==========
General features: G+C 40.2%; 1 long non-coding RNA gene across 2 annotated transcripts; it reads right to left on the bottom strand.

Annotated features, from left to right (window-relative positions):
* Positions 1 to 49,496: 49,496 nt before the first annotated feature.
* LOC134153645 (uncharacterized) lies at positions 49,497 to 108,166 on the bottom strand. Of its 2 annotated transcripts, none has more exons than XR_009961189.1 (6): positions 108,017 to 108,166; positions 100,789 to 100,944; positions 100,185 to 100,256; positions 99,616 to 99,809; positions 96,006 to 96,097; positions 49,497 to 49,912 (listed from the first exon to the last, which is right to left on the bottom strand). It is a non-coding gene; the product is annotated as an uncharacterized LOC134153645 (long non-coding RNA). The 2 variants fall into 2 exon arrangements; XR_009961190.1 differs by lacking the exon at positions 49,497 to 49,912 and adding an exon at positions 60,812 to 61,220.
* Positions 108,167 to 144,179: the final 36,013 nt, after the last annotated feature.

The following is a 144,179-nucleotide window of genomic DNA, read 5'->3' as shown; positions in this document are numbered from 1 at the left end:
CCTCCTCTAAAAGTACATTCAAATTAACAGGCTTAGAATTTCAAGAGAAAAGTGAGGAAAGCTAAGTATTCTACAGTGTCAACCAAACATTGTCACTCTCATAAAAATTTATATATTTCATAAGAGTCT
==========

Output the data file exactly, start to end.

General features: G+C 40.2%; 1 long non-coding RNA gene across 2 annotated transcripts; it reads right to left on the bottom strand.

Annotated features, from left to right (window-relative positions):
* Positions 1 to 49,496: 49,496 nt before the first annotated feature.
* LOC134153645 (uncharacterized) lies at positions 49,497 to 108,166 on the bottom strand. Of its 2 annotated transcripts, none has more exons than XR_009961189.1 (6): positions 108,017 to 108,166; positions 100,789 to 100,944; positions 100,185 to 100,256; positions 99,616 to 99,809; positions 96,006 to 96,097; positions 49,497 to 49,912 (listed from the first exon to the last, which is right to left on the bottom strand). It is a non-coding gene; the product is annotated as an uncharacterized LOC134153645 (long non-coding RNA). The 2 variants fall into 2 exon arrangements; XR_009961190.1 differs by lacking the exon at positions 49,497 to 49,912 and adding an exon at positions 60,812 to 61,220.
* Positions 108,167 to 144,179: the final 36,013 nt, after the last annotated feature.

The following is a 144,179-nucleotide window of genomic DNA, read 5'->3' as shown; positions in this document are numbered from 1 at the left end:
CCTCCTCTAAAAGTACATTCAAATTAACAGGCTTAGAATTTCAAGAGAAAAGTGAGGAAAGCTAAGTATTCTACAGTGTCAACCAAACATTGTCACTCTCATAAAAATTTATATATTTCATAAGAGTCT